How to cite this URL:
Kumar A, Khan U, Bansal S. Symmetrical peripheral gangrene: A rare clinical syndrome. Indian J Med Spec [serial online] 2021 [cited 2021 Oct 18];12:168-70. Available from: http://www.ijms.in/text.asp?2021/12/3/168/322781




  Introduction Top


Symmetrical peripheral gangrene (SPG) is a very rare devastating entity which is a severe complication of disseminated intravascular coagulation (DIC) that is usually associated with sepsis. It was described for the first time in 1891 by Hutchinson in a clinical case of sepsis with intravascular disseminated coagulation. It is characterized by symmetric necrosis of the skin and distal extremities, following which two or more distal sites become gangrenous in the absence of large artery occlusion. It is difficult to prevent the development of gangrene and amputation cannot be avoided in SPG; however, a correct diagnosis and appropriate surgical procedure are required to improve patient's quality of life. We should consider other differential diagnosis such as frostbite, vasospasm (scleroderma associated Raynaud's phenomenon), calciphylaxis, myeloproliferative, or lymphoproliferative disorders (including monoclonal gammopathies), vasculitis, rheumatologic or immunologic disorders, antiphospholipid syndrome and uncontrolled proinflammatory disorders such as ulcerative colitis.[1]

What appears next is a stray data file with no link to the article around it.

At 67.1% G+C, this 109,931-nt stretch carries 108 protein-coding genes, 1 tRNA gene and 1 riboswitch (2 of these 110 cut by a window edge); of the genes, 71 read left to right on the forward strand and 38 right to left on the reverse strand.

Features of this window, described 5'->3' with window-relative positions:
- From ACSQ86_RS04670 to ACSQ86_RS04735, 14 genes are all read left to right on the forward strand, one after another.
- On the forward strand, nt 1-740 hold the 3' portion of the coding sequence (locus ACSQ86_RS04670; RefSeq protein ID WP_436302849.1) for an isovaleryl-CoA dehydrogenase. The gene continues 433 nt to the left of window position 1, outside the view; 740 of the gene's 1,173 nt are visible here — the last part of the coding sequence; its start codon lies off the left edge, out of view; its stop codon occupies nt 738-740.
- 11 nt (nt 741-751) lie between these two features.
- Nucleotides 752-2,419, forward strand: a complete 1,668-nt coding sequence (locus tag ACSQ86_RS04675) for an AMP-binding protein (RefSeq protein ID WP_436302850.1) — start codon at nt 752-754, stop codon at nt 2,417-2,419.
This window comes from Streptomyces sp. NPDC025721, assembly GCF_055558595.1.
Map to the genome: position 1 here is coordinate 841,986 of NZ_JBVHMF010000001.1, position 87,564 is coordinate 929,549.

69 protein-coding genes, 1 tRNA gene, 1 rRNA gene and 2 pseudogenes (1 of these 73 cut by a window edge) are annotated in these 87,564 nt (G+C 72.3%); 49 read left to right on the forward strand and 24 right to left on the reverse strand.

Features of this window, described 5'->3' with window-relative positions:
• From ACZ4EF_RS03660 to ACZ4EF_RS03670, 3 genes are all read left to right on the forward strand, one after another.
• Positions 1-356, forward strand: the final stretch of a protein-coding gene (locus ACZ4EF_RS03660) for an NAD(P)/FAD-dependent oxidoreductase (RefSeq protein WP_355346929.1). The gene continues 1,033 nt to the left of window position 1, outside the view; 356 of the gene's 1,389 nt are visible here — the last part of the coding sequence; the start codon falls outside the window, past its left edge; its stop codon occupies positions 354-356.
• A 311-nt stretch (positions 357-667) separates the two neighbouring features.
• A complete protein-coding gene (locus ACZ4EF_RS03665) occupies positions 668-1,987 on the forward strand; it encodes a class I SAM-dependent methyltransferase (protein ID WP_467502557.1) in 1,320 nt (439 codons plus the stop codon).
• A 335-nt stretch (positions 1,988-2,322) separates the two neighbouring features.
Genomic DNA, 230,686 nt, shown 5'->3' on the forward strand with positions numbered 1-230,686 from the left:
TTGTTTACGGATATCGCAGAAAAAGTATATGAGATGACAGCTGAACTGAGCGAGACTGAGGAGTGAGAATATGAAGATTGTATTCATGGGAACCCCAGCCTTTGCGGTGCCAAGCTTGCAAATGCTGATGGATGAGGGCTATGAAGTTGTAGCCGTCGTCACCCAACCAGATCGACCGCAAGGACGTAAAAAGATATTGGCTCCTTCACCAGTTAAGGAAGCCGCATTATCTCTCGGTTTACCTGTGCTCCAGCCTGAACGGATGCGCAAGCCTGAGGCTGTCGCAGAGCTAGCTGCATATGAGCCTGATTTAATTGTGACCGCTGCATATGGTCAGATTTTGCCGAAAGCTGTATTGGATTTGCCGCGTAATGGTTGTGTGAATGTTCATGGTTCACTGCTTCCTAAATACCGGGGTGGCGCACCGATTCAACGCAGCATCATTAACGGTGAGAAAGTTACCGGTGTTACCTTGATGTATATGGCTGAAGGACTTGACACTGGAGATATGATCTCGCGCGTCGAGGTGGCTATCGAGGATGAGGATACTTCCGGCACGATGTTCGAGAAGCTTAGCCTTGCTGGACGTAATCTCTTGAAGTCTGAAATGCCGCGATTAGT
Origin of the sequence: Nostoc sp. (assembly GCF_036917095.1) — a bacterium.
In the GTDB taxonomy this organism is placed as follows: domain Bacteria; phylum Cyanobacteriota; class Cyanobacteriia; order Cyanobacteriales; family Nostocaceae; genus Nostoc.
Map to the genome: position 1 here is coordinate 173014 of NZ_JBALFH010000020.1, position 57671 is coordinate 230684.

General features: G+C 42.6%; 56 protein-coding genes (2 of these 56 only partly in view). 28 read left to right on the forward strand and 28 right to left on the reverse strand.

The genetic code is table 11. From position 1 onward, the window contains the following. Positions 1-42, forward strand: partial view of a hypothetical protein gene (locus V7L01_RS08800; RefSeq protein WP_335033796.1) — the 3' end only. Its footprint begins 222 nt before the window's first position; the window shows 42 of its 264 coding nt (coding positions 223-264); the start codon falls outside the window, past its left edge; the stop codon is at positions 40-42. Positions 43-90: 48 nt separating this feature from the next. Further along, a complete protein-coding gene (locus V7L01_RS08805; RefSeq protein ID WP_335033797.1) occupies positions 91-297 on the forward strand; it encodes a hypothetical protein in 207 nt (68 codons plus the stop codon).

Case Report Top